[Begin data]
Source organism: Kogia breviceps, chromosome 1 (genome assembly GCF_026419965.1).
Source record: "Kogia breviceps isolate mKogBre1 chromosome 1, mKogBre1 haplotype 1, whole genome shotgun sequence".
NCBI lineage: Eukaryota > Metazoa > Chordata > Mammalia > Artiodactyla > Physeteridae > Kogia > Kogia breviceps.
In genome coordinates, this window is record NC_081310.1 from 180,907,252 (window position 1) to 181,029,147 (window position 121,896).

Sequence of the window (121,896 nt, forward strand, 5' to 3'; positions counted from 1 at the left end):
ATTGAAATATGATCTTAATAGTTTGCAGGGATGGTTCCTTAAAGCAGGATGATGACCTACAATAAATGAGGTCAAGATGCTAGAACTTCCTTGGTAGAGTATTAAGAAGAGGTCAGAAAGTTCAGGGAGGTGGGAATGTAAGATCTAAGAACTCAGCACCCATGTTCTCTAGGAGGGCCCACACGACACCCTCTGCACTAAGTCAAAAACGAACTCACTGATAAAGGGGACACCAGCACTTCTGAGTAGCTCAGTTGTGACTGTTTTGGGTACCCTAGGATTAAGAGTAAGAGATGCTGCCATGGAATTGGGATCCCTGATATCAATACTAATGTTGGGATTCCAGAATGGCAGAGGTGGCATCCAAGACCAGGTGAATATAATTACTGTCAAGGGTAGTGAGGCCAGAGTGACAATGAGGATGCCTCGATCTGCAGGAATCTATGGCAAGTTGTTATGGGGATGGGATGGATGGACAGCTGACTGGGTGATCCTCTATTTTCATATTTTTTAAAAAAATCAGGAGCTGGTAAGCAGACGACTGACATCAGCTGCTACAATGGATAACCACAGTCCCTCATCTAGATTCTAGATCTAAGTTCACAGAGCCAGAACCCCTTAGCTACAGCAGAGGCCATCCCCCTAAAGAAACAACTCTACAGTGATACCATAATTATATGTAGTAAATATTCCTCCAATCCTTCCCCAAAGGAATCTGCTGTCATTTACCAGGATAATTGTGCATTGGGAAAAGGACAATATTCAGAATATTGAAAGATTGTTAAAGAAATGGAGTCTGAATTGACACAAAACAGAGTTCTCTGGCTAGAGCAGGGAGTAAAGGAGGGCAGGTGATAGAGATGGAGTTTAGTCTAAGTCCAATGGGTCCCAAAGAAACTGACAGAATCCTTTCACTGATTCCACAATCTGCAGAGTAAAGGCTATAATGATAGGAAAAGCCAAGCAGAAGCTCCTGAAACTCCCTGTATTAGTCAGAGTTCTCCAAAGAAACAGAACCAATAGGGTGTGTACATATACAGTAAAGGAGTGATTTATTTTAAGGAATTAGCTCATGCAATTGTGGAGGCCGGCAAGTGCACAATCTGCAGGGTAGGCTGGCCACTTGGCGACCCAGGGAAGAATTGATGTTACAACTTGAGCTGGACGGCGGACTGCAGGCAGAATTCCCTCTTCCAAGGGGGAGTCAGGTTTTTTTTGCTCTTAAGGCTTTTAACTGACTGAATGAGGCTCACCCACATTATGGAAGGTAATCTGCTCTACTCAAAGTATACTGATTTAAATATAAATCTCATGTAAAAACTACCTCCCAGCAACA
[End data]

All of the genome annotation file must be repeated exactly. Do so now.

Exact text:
Source organism: Kogia breviceps, chromosome 1 (genome assembly GCF_026419965.1).
Source record: "Kogia breviceps isolate mKogBre1 chromosome 1, mKogBre1 haplotype 1, whole genome shotgun sequence".
NCBI lineage: Eukaryota > Metazoa > Chordata > Mammalia > Artiodactyla > Physeteridae > Kogia > Kogia breviceps.
In genome coordinates, this window is record NC_081310.1 from 180,907,252 (window position 1) to 181,029,147 (window position 121,896).

Sequence of the window (121,896 nt, forward strand, 5' to 3'; positions counted from 1 at the left end):
ATTGAAATATGATCTTAATAGTTTGCAGGGATGGTTCCTTAAAGCAGGATGATGACCTACAATAAATGAGGTCAAGATGCTAGAACTTCCTTGGTAGAGTATTAAGAAGAGGTCAGAAAGTTCAGGGAGGTGGGAATGTAAGATCTAAGAACTCAGCACCCATGTTCTCTAGGAGGGCCCACACGACACCCTCTGCACTAAGTCAAAAACGAACTCACTGATAAAGGGGACACCAGCACTTCTGAGTAGCTCAGTTGTGACTGTTTTGGGTACCCTAGGATTAAGAGTAAGAGATGCTGCCATGGAATTGGGATCCCTGATATCAATACTAATGTTGGGATTCCAGAATGGCAGAGGTGGCATCCAAGACCAGGTGAATATAATTACTGTCAAGGGTAGTGAGGCCAGAGTGACAATGAGGATGCCTCGATCTGCAGGAATCTATGGCAAGTTGTTATGGGGATGGGATGGATGGACAGCTGACTGGGTGATCCTCTATTTTCATATTTTTTAAAAAAATCAGGAGCTGGTAAGCAGACGACTGACATCAGCTGCTACAATGGATAACCACAGTCCCTCATCTAGATTCTAGATCTAAGTTCACAGAGCCAGAACCCCTTAGCTACAGCAGAGGCCATCCCCCTAAAGAAACAACTCTACAGTGATACCATAATTATATGTAGTAAATATTCCTCCAATCCTTCCCCAAAGGAATCTGCTGTCATTTACCAGGATAATTGTGCATTGGGAAAAGGACAATATTCAGAATATTGAAAGATTGTTAAAGAAATGGAGTCTGAATTGACACAAAACAGAGTTCTCTGGCTAGAGCAGGGAGTAAAGGAGGGCAGGTGATAGAGATGGAGTTTAGTCTAAGTCCAATGGGTCCCAAAGAAACTGACAGAATCCTTTCACTGATTCCACAATCTGCAGAGTAAAGGCTATAATGATAGGAAAAGCCAAGCAGAAGCTCCTGAAACTCCCTGTATTAGTCAGAGTTCTCCAAAGAAACAGAACCAATAGGGTGTGTACATATACAGTAAAGGAGTGATTTATTTTAAGGAATTAGCTCATGCAATTGTGGAGGCCGGCAAGTGCACAATCTGCAGGGTAGGCTGGCCACTTGGCGACCCAGGGAAGAATTGATGTTACAACTTGAGCTGGACGGCGGACTGCAGGCAGAATTCCCTCTTCCAAGGGGGAGTCAGGTTTTTTTTGCTCTTAAGGCTTTTAACTGACTGAATGAGGCTCACCCACATTATGGAAGGTAATCTGCTCTACTCAAAGTATACTGATTTAAATATAAATCTCATGTAAAAACTACCTCCCAGCAACA